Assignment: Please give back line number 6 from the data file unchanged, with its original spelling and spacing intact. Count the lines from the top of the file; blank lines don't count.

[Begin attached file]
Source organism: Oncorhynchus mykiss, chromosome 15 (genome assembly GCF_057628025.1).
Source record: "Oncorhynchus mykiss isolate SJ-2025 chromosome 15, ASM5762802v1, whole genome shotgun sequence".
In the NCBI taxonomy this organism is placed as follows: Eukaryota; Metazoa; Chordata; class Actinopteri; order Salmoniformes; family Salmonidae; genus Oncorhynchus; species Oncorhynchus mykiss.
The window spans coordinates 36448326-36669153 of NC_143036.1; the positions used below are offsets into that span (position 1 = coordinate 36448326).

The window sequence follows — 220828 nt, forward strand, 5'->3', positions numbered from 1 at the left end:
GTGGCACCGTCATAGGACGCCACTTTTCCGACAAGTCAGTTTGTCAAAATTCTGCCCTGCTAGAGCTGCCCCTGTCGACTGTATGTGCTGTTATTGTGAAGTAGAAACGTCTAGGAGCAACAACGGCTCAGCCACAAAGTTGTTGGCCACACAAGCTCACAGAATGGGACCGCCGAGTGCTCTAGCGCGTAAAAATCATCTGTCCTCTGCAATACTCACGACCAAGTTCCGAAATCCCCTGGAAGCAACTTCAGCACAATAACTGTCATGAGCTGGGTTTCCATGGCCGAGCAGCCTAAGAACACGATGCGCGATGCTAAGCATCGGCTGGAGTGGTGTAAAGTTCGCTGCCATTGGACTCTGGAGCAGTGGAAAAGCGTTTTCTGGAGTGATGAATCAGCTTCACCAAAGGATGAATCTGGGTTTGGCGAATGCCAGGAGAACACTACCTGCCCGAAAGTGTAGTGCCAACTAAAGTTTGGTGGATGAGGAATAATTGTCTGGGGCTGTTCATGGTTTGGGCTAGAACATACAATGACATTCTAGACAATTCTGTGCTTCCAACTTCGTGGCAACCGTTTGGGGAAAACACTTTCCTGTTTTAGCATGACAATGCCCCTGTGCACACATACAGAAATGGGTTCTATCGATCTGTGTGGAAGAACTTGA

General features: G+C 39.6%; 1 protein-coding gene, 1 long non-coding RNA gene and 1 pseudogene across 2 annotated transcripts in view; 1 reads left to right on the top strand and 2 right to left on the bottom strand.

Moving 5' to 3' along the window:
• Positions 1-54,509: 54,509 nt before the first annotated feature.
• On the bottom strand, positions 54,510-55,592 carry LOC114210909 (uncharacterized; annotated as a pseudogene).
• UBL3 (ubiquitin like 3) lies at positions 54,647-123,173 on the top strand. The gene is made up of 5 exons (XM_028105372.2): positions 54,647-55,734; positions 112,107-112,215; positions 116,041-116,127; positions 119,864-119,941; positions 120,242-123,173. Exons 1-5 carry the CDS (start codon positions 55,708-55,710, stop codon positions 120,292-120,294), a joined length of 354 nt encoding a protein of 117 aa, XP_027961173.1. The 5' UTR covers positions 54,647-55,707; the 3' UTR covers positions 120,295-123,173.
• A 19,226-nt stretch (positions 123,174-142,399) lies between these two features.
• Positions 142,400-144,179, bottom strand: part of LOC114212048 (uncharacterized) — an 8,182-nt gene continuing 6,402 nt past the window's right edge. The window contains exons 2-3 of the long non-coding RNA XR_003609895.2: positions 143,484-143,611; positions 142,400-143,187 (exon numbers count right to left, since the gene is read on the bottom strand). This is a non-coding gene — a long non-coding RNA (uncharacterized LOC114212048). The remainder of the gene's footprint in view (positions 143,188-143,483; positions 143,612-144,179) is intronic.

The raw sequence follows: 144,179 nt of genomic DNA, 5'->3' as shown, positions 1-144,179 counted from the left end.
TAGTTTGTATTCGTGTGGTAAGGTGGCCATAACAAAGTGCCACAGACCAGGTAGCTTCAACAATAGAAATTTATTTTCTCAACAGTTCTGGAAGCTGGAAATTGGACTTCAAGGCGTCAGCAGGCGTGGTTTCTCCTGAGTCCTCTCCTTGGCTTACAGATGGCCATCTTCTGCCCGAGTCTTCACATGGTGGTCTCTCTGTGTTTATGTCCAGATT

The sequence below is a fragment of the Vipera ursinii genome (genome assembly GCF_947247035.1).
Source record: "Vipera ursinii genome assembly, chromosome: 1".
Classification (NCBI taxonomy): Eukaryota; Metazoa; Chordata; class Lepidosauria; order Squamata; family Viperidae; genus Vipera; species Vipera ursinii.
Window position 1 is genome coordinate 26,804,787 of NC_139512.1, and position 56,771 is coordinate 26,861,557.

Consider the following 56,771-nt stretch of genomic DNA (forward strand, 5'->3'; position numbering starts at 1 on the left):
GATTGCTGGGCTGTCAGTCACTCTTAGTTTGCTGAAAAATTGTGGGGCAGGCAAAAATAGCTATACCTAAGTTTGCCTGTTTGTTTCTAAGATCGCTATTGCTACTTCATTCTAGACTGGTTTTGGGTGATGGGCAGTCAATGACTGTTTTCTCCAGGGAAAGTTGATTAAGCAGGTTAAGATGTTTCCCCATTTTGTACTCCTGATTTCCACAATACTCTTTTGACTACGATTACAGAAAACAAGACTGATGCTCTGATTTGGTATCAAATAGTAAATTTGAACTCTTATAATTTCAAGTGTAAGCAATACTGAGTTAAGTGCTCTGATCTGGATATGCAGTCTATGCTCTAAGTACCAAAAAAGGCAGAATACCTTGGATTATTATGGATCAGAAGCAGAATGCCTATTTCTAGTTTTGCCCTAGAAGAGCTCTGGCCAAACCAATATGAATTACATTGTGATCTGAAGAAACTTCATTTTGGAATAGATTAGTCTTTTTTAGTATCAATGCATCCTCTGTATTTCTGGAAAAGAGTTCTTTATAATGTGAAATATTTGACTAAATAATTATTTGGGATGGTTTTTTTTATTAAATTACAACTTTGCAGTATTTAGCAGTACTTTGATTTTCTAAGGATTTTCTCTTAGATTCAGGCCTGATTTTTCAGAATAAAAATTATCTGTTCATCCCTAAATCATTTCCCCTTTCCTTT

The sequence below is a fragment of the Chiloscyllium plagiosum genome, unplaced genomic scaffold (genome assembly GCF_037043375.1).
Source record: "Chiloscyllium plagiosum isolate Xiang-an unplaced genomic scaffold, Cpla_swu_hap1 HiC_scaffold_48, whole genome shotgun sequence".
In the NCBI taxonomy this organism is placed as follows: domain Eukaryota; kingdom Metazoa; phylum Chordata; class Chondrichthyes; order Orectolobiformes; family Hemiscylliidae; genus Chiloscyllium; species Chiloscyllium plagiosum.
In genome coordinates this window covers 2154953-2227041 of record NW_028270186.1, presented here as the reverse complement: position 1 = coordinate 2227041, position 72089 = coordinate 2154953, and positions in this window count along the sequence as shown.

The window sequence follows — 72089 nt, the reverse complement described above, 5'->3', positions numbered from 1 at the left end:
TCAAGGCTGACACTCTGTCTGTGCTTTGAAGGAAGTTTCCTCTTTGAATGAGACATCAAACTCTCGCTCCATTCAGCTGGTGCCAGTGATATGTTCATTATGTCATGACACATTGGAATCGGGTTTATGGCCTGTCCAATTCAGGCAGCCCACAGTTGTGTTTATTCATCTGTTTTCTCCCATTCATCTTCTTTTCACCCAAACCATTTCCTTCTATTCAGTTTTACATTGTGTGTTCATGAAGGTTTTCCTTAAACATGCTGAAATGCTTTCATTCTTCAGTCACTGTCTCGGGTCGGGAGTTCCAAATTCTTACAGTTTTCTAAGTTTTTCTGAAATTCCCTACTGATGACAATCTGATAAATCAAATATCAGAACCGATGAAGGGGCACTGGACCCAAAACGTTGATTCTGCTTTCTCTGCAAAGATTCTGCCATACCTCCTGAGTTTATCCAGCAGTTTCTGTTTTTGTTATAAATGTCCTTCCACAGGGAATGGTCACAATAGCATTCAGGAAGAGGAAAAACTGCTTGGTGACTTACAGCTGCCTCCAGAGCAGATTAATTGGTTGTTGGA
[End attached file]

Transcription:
GTGGCACCGTCATAGGACGCCACTTTTCCGACAAGTCAGTTTGTCAAAATTCTGCCCTGCTAGAGCTGCCCCTGTCGACTGTATGTGCTGTTATTGTGAAGTAGAAACGTCTAGGAGCAACAACGGCTCAGCCACAAAGTTGTTGGCCACACAAGCTCACAGAATGGGACCGCCGAGTGCTCTAGCGCGTAAAAATCATCTGTCCTCTGCAATACTCACGACCAAGTTCCGAAATCCCCTGGAAGCAACTTCAGCACAATAACTGTCATGAGCTGGGTTTCCATGGCCGAGCAGCCTAAGAACACGATGCGCGATGCTAAGCATCGGCTGGAGTGGTGTAAAGTTCGCTGCCATTGGACTCTGGAGCAGTGGAAAAGCGTTTTCTGGAGTGATGAATCAGCTTCACCAAAGGATGAATCTGGGTTTGGCGAATGCCAGGAGAACACTACCTGCCCGAAAGTGTAGTGCCAACTAAAGTTTGGTGGATGAGGAATAATTGTCTGGGGCTGTTCATGGTTTGGGCTAGAACATACAATGACATTCTAGACAATTCTGTGCTTCCAACTTCGTGGCAACCGTTTGGGGAAAACACTTTCCTGTTTTAGCATGACAATGCCCCTGTGCACACATACAGAAATGGGTTCTATCGATCTGTGTGGAAGAACTTGA